Deuteronomy 12:2

Hebrew Bible

1 These are the statutes and ordinances you must be careful to obey as long as you live in the land the Lord, the God of your ancestors, has given you to possess. 2 You must by all means destroy all the places where the nations you are about to dispossess worship their gods—on the high mountains and hills and under every leafy tree. 3 You must tear down their altars, shatter their sacred pillars, burn up their sacred Asherah poles, and cut down the images of their gods; you must eliminate their very memory from that place. 4 You must not worship the Lord your God the way they worship.

1 Kings 14:23

Hebrew Bible

21 Now Rehoboam son of Solomon ruled in Judah. He was forty-one years old when he became king, and he ruled for 17 years in Jerusalem, the city the Lord chose from all the tribes of Israel to be his home. His mother was an Ammonite woman named Naamah. 22 Judah did evil in the sight of the Lord. They made him more jealous by their sins than their ancestors had done. 23 They even built for themselves high places, sacred pillars, and Asherah poles on every high hill and under every green tree. 24 There were also male cultic prostitutes in the land. They committed the same horrible sins as the nations that the Lord had driven out from before the Israelites. 25 In King Rehoboam’s fifth year, King Shishak of Egypt attacked Jerusalem.

 Notes and References

"... Narratives (Judges 3:7; 6:25-30), legal prohibitions (Exodus 34:13; Deuteronomy 7:5; 12:3; 16:21), and prophetic critiques (Isaiah 17:8; 27:9; Jeremiah 17:2; Micah 5:13) indicate that the devotion to the cult symbol known as the asherah, a wooden pole of some sort, and the religious items collectively called the asherim was observed as early as the period of the Judges and as late as a few decades before the fall of the southern kingdom (2 Kings 23:4, 6, 7, 15). As Olyan has shown, the asherah was acceptable in both northern and southern kingdoms, both outside (see 1 Kings 14:23; 2 Kings 17:10, 16; Jeremiah 17:2) and inside the royal cults of Samaria (1 Kings 16:33; 2 Kings 13:6) and Jerusalem (2 Kings 21:7; 23:6; 2 Chronicles 24:18). Besides Samaria and Jerusalem, devotion to the asherah is attested for Ophrah (Judges 6:25) and Bethel (2 Kings 23:15). From this information, it would appear that the symbol of the asherah was a general feature of Israelite religion. Furthermore, there is no indication that devotion to the symbol was limited to a specific group or social stratum within Israel. Olyan has argued that criticism of the goddess Asherah and her symbol, the asherah, was restricted to a single quarter of Israelite society, namely, the Deuteronomistic tradition ..."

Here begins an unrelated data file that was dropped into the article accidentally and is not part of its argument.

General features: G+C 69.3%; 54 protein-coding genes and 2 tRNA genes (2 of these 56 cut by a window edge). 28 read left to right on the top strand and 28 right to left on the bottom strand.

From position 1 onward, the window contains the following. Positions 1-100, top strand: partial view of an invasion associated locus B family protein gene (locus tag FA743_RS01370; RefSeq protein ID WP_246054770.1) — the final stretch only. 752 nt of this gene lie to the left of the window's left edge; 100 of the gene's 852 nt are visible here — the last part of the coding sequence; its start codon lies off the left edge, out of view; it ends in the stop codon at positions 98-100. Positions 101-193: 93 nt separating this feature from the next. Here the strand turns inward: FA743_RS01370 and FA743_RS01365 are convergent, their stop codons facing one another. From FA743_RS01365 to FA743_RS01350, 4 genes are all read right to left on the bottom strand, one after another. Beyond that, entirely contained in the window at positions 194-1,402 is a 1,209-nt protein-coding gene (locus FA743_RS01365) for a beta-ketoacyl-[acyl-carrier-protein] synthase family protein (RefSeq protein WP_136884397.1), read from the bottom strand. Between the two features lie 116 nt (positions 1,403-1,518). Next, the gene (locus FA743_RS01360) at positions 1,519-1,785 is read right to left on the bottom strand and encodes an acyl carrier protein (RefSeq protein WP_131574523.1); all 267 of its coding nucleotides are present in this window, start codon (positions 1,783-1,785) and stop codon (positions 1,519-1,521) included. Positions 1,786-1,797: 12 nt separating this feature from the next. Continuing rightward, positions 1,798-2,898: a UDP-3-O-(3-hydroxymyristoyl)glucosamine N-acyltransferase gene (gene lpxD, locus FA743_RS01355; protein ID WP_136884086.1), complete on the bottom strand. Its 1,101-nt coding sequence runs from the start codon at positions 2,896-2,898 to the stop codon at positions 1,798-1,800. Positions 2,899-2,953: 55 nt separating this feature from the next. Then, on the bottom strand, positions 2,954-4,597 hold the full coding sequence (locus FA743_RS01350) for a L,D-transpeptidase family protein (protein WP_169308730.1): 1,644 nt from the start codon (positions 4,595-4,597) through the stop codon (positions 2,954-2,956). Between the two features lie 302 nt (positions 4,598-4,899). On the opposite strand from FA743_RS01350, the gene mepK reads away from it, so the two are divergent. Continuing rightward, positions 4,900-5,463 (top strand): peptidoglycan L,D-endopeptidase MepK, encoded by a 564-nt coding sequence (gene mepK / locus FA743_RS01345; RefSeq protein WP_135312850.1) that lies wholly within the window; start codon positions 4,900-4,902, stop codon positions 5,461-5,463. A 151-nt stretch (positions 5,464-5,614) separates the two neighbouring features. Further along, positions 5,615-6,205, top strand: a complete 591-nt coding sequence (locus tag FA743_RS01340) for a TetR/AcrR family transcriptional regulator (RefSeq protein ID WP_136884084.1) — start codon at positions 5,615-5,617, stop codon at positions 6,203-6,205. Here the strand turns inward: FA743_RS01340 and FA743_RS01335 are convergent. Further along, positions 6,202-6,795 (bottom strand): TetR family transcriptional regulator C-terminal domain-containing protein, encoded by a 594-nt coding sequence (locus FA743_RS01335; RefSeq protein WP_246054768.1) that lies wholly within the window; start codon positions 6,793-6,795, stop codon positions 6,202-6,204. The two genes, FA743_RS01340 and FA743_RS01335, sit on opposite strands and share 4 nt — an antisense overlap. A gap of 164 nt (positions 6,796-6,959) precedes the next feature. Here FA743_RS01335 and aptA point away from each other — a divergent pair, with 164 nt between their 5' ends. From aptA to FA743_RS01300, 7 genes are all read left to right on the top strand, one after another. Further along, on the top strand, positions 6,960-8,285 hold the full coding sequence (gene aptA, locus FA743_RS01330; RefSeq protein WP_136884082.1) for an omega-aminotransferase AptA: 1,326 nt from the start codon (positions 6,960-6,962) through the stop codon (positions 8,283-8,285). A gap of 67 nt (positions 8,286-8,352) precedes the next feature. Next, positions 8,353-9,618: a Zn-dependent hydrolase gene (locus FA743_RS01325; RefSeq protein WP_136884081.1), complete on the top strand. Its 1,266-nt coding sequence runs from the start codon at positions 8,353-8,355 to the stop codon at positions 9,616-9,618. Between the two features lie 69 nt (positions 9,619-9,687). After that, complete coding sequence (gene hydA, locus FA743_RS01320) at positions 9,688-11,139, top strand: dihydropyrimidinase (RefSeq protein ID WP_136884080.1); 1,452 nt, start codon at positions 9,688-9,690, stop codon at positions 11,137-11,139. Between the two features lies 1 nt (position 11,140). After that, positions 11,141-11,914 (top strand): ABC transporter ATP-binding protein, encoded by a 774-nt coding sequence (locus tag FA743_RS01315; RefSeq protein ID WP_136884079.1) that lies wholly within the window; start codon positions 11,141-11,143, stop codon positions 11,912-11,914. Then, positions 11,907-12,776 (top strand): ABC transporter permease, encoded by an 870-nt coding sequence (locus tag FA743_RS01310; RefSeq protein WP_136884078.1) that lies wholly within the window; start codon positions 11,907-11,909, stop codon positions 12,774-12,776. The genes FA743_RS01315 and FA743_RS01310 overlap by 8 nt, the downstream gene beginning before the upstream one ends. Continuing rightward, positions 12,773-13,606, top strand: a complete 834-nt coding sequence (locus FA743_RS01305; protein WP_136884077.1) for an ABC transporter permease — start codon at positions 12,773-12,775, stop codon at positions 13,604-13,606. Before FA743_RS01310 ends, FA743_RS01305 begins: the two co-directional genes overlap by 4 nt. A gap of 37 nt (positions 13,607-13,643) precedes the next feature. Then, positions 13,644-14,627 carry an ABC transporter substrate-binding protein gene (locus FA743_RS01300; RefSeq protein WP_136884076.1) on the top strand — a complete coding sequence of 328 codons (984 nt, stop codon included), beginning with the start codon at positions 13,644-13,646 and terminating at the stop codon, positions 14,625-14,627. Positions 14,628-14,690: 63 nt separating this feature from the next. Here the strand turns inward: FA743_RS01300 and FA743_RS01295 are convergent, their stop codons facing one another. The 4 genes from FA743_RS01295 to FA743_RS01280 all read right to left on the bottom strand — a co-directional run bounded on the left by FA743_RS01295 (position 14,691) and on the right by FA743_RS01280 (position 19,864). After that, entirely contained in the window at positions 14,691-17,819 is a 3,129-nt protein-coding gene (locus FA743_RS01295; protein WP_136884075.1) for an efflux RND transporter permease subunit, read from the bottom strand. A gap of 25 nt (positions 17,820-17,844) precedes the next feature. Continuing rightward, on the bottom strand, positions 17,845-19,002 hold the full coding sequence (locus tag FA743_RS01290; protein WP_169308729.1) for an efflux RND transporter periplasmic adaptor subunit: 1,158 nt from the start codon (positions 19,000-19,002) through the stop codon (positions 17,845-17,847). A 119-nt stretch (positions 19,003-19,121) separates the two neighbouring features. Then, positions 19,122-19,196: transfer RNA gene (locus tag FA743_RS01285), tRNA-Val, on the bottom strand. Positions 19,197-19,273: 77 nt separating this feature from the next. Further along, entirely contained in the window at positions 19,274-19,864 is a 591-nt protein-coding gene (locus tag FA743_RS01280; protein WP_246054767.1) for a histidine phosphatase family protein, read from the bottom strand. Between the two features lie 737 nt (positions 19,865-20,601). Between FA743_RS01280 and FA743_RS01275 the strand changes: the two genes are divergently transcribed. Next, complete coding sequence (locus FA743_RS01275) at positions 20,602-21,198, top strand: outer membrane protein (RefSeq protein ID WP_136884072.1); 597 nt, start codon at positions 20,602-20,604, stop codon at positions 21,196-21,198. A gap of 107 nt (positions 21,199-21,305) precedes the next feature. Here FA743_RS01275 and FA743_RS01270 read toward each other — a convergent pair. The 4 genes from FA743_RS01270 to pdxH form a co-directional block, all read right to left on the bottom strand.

Smith, Mark S. The Early History of God: Yahweh and the Other Deities in Ancient Israel (p. 120) William B. Eerdmans Publishing Company, 2002

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